Monday, October 6, 2008

LGBT HISTORY: Crossdressing through history

I think CNN is secretly celebrating LGBT History Month because there have been a lot of queer-oriented front page news stories lately. Really, watch and you will see. But this is being posted on here as part of my attempt at "teaching" about LGBT History through any source possible during LGBT History Month -- October!! :-)

CNN does a really interesting article on the reasons people have crossdressed throughout history, and, I have to say, they do a damn good job.

Their top five reasons are...

1. To serve in the army -- they quote a number I have never heard, that they had over 400 women serving in the Civil War dressed as men. The most famous, they mention, is Sarah Edmonds/Frank Thompson (pictured below).

2. To maintain royal harmony -- that is, not to cause a scandal or in fighting. Apparently Phillipe I, Duc of Orleans, brother of Louis XIV, was raised as a girl so there wouldn't be any ambition in him. The CNN article does a lot of weird gender stuff with language at this point -- including referring to him as a "girly man" but whatever.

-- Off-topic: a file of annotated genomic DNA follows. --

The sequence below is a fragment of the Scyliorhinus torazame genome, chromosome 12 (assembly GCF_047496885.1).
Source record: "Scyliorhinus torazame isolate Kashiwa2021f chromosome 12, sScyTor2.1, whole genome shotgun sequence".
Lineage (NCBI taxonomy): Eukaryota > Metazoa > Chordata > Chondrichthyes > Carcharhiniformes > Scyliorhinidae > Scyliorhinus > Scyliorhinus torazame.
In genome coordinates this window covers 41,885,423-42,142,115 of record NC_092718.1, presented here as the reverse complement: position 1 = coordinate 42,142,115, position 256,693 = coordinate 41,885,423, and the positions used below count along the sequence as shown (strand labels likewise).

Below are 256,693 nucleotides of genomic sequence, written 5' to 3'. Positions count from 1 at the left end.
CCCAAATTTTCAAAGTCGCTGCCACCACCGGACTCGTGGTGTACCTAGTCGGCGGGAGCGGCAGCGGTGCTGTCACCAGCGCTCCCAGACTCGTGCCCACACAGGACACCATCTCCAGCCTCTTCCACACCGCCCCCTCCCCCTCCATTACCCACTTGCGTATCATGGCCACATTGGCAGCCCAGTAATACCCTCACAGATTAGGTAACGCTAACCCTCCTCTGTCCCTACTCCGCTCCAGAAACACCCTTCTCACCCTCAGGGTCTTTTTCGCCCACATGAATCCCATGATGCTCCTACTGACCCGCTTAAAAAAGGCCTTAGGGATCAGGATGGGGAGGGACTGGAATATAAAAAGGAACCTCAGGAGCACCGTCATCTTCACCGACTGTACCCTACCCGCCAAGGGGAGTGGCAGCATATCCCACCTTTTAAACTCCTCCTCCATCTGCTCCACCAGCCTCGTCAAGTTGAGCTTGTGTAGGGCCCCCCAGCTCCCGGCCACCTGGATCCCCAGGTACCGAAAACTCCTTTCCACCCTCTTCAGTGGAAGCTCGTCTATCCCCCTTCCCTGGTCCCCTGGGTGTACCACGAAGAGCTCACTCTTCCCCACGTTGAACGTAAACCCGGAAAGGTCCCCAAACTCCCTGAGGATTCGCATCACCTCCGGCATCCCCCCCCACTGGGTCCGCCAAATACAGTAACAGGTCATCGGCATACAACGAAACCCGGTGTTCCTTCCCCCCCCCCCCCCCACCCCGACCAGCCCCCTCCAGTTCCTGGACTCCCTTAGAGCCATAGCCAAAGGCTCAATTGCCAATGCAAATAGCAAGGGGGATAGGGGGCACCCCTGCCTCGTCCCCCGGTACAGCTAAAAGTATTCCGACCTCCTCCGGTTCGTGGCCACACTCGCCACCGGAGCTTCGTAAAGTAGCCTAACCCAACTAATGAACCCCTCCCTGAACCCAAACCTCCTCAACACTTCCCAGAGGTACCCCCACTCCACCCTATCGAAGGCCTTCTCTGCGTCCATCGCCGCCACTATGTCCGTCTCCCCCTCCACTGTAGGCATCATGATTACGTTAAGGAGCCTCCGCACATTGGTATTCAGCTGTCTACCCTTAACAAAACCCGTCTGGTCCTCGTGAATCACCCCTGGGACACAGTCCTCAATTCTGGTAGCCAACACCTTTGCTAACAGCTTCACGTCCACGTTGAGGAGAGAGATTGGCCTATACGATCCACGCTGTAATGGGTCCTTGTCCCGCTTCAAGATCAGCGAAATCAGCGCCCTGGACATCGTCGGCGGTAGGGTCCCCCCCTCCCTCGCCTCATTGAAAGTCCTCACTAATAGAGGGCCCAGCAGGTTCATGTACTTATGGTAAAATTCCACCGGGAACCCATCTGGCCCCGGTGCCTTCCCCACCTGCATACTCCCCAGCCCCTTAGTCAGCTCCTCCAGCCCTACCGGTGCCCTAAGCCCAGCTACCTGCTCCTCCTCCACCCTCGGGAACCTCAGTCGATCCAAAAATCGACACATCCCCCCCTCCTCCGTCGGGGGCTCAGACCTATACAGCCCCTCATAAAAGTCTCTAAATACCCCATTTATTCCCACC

3. To win in the Olympics -- apparently this happens a lot? Controversial gender testing still goes on today, and in the case of Stanis Walasiewicz, she would have been disqualified had they done the testing them. Apparently, she was actually intersexed -- had "ambiguous genitalia." She would not have been allowed to compete.

4. Espionage -- Truly, the story behind the opera, M. Butterfly, about the French diplomat falling in love with a Chinese opera singer who is actually a male. I think it's funny, though, that the opera singer, Shi Pei-Pu (pictured below) named their child "Shi Dudu." LOL Dudu. Sorry, it's late.

5. Fun and Rowdiness -- Apparently there's some "Festival of Fun" in Jodhpur where the women get to "act like men." Unfortunately, I can find almost nothing about it.

I would recommend two more, especially since the last one on the list is lame: religion and dogma, and the theatre! Think Shakespeare!

It's not a bad article, and it's from the excellent website, Mental_Floss which I recommend to all of you as a daily read.

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